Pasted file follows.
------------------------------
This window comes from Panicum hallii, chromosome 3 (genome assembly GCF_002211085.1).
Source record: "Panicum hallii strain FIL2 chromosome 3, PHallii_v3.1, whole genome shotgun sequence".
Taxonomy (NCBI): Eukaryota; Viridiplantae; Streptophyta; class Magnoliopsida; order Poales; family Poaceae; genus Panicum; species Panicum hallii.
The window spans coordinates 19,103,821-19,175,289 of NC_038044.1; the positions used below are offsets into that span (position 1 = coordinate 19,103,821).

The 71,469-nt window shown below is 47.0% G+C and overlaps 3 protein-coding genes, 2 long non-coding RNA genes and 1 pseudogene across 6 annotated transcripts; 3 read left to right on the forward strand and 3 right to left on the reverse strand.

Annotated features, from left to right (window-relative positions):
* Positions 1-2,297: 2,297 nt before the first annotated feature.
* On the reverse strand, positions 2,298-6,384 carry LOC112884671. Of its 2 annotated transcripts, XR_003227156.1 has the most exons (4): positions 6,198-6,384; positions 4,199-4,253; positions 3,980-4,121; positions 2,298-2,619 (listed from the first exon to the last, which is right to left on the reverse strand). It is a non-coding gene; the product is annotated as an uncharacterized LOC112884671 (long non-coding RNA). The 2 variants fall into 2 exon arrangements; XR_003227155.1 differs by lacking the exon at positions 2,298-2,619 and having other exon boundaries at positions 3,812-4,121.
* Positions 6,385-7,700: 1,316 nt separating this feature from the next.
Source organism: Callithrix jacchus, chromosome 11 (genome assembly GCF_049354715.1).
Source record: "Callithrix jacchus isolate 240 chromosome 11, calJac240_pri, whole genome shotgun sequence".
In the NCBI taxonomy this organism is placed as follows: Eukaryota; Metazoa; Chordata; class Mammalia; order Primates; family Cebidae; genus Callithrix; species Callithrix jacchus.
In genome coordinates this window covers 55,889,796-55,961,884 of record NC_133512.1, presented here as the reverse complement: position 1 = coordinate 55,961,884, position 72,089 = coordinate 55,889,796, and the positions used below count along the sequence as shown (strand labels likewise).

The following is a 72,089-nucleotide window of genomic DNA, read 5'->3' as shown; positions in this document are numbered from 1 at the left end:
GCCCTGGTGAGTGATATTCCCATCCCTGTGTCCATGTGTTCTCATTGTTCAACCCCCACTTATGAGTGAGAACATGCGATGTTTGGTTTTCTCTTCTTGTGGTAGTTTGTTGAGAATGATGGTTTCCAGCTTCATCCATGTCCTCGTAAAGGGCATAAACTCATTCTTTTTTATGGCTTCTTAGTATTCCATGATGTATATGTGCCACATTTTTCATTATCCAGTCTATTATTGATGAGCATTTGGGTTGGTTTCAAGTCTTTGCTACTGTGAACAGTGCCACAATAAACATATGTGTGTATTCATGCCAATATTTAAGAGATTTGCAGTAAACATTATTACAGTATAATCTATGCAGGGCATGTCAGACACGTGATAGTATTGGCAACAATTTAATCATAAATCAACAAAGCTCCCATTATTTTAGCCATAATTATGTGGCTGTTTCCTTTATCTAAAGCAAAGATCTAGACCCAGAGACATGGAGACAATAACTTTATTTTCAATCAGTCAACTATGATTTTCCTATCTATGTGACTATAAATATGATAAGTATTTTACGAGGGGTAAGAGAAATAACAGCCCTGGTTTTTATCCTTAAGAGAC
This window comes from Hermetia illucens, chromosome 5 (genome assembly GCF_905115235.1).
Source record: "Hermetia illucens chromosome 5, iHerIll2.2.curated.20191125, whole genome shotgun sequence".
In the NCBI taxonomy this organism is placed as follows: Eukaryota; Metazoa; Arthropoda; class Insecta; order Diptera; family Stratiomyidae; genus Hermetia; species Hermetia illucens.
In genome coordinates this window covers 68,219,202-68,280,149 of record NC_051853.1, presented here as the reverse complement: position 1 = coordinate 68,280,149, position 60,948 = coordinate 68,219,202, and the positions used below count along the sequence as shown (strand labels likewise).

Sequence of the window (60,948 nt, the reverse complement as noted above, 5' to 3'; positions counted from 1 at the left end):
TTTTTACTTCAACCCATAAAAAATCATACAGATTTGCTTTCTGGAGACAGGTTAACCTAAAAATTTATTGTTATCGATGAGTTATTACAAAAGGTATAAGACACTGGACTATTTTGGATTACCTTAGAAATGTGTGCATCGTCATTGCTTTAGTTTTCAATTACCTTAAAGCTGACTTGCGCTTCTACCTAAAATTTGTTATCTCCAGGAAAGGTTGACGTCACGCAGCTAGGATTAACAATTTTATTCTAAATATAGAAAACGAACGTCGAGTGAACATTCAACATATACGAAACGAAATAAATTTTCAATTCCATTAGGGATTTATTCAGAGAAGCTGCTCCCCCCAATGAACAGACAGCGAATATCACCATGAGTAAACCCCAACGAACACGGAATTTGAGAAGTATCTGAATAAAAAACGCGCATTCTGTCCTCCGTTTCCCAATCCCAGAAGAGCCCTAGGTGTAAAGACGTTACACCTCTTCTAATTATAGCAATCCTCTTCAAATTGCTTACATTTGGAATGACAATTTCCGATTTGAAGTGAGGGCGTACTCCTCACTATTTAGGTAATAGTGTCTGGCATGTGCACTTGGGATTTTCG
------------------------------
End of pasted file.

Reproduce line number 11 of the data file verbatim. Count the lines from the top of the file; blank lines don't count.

Source record: "Callithrix jacchus isolate 240 chromosome 11, calJac240_pri, whole genome shotgun sequence".